SOC 2 and ISO 27001: What’s the Difference?

SOC 2 and ISO 27001: What’s the Difference?

ISO 27001 is a widely acknowledged ISO standard that defines best practices for Information Security Management Systems (ISMS). System and Organization Controls (SOC) is a series of standards that certified public accounting (CPA) firms may deliver relating to either system-level service organization controls or entity-level controls of other organizations. The aim of both security standards is to facilitate effective controls around information and data security, and privacy.

So what’s the difference between ISO 27001 and SOC 2? In this article, we’ll provide background information on ISO 27001 and SOC 2,  examine key differences and similarities between both,  and provide guidance on areas to consider when deciding whether to pursue a SOC 2 audit or ISO 27001 certification.

The Basics of Compliance: What are ISO 27001 and SOC 2?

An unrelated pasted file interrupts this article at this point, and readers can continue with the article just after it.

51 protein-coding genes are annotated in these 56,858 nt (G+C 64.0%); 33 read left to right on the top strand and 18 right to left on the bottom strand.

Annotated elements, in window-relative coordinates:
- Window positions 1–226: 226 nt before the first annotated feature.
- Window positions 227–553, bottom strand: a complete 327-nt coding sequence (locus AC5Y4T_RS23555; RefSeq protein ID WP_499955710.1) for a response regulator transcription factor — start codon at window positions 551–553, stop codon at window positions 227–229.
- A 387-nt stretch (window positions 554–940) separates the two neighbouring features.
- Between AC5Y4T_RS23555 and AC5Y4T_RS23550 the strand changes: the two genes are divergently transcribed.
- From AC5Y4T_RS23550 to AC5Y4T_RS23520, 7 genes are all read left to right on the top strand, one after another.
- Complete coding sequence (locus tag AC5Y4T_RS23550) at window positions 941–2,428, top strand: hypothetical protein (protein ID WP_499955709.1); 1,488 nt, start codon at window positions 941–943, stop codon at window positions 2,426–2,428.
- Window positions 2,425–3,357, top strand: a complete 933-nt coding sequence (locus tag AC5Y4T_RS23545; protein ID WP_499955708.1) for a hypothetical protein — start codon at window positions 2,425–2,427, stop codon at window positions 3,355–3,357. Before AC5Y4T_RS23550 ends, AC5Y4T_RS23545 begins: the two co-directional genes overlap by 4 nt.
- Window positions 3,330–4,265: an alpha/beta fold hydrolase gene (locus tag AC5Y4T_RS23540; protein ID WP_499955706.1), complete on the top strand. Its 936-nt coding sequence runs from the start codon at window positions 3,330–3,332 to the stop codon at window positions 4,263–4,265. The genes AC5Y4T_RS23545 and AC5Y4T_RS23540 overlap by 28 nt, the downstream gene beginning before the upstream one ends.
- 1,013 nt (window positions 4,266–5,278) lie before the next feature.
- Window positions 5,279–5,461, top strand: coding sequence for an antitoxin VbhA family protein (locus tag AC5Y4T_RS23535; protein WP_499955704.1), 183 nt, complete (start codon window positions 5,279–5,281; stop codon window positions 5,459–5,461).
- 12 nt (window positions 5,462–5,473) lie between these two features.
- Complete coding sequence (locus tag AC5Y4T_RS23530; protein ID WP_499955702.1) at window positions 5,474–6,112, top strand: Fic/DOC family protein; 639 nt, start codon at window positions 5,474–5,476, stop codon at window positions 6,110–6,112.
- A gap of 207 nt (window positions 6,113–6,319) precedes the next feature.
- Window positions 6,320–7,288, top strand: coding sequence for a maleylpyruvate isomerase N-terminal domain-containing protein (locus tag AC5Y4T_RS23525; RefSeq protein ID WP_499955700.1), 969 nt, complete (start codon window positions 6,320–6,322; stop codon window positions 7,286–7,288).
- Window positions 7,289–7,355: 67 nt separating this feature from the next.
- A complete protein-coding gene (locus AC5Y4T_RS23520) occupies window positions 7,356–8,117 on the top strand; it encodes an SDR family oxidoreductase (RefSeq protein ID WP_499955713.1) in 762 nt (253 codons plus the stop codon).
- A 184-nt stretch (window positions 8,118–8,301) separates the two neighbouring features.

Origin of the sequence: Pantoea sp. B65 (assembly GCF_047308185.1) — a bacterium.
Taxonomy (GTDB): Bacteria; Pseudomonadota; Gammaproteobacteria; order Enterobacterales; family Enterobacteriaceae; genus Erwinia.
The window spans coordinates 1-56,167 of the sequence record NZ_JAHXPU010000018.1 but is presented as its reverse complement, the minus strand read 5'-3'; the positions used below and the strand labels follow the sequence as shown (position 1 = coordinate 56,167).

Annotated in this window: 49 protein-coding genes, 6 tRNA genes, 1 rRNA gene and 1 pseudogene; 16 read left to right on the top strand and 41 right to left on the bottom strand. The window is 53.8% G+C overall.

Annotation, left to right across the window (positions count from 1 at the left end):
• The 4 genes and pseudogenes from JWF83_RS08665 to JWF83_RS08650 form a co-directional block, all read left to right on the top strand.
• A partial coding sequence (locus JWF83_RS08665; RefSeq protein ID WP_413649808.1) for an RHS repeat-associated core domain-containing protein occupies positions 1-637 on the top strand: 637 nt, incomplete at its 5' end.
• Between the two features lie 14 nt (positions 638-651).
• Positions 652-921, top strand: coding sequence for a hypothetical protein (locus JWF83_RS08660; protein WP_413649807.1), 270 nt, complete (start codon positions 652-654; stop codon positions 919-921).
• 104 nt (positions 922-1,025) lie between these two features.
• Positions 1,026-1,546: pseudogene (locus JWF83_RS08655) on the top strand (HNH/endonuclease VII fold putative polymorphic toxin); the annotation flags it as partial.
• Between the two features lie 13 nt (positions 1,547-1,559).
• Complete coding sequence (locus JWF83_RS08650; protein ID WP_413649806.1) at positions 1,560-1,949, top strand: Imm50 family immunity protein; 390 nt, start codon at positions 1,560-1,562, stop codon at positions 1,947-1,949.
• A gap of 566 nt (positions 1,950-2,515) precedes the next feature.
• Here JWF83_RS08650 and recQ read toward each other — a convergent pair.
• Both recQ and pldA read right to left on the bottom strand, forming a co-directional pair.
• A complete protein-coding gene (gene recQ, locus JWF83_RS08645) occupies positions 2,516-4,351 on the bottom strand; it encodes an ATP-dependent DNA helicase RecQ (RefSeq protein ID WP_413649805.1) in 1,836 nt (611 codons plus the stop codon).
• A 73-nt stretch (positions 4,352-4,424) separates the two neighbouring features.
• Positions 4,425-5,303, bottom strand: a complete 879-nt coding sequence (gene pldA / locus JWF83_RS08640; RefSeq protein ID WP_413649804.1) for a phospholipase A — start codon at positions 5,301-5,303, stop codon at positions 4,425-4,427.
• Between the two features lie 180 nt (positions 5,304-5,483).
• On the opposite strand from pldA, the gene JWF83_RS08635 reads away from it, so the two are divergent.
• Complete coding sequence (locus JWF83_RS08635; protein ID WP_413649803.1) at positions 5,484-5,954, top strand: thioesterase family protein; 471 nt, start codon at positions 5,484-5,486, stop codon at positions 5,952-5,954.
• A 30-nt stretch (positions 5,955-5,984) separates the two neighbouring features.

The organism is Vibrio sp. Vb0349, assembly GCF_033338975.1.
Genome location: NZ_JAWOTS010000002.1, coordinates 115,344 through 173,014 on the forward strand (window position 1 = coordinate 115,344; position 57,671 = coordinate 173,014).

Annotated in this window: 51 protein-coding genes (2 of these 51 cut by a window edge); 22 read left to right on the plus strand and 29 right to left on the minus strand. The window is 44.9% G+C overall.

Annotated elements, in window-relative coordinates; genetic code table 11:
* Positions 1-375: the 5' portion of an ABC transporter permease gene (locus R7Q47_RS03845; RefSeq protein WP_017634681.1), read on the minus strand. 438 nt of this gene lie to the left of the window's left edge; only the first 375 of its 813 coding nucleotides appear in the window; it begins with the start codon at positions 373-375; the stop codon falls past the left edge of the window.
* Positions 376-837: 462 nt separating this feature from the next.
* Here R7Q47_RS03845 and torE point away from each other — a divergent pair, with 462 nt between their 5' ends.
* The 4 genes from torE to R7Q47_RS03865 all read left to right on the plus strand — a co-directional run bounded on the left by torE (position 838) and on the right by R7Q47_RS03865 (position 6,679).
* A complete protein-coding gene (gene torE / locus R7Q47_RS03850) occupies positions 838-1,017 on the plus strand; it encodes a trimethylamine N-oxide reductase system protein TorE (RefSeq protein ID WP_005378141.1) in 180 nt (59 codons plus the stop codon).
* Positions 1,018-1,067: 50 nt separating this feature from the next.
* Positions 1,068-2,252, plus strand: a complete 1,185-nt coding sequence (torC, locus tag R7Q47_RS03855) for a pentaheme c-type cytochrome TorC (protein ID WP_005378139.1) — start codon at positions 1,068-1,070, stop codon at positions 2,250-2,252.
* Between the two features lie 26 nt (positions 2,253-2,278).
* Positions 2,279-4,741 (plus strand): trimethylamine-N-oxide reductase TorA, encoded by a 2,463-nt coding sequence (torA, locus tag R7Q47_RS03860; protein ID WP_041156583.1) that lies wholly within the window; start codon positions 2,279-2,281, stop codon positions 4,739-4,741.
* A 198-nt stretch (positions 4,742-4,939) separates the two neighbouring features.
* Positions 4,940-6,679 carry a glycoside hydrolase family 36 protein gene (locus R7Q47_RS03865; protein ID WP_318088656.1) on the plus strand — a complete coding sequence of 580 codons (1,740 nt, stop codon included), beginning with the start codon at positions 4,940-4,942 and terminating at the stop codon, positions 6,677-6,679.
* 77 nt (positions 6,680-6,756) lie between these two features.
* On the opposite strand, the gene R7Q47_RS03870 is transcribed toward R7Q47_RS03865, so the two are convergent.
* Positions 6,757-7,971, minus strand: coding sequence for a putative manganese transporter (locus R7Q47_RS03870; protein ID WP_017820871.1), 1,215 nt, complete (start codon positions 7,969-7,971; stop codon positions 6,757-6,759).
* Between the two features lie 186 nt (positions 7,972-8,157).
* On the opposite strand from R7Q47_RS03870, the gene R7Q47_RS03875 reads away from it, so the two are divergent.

ISO 27001 can be considered a “compliance” standard because there are specific compulsory requirements that must be adhered to when achieving certification. Contrarily,  SOC 2 audit reports are the outcomes of examinations and attestations related to internal controls. Obtaining a SOC 2 report is not a security compliance-driven activity and organizations cannot be “certified” against SOC requirements. In a SOC 2 engagement, the auditor issues an opinion on the design and effectiveness of an organization’s internal controls. Let’s explore ISO 27001 and SOC 2 in more detail.

What is ISO 27001?